I showed today’s batch to a friend and she said “It looks like something’s going to happen”. And yes it does, there’s a kind of constant winding up of potential. But nothing ever does. It just keeps going round in circles. Or something.
I learned a new word today.
A cartomiser is a blend of “cartridge” and “atomiser”.
And each of these ones give you 200 puffs.
I have no idea how many puffs you need to feel like you’ve smoked a whole cigarette. If indeed that’s what people do.
Today I mark twelve years since I last had any alcohol.
To people who drink normally or excessively that sounds like an awfully long time and a great achievement. But it’s not, it doesn’t feel like that to me. I guess because I got to a point where I knew that what had formerly been an obsession, a compulsion for me, had lifted and that I would have to go out of my way to have a drink – that there’d need to be a really good reason for it, and I didn’t have any reasons left. It also doesn’t feel like *my* achievement, I did it together with some amazing, generous, funny, sometimes infuriating, but always loving friends.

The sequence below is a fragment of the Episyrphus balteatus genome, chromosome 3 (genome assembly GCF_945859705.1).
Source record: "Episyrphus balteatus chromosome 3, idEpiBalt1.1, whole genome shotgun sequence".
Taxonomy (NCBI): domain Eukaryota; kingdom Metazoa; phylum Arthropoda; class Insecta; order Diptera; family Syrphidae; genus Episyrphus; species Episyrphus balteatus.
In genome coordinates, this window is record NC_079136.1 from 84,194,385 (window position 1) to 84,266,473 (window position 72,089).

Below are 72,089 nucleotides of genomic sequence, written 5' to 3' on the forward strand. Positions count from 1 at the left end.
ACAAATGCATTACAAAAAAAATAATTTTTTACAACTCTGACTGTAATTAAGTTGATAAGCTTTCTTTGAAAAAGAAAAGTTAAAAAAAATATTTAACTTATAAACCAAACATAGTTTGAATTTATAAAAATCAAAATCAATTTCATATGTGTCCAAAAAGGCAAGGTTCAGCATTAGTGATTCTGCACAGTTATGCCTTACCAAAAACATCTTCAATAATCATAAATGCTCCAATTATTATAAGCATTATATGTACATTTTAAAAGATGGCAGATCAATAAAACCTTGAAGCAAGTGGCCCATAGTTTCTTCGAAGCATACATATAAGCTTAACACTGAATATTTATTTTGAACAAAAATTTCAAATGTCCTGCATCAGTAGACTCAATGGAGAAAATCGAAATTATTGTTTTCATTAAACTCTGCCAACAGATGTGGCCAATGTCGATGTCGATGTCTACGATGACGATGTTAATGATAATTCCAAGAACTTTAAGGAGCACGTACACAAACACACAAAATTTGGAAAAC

I had my first drink at around 13 or 14. I had a traditionally blurry British teenhood and twenties but by my thirties it was becoming boring. My alcoholism wasn’t particularly spectacular or dramatic or obvious to everyone around me. Though I had my moments. It was more that I used it to deal with feeling uncomfortable in life, uncomfortable with people, uncomfortable being me. Also, I had a great physical capacity for drinking and thought that because I could drink right up till closing time, then I should. And when I tried to moderate it or stop completely on my own, I was horrified to find that I couldn’t. I had to find a way of living with and overcoming the discomfort rather than anaesthetising it with booze.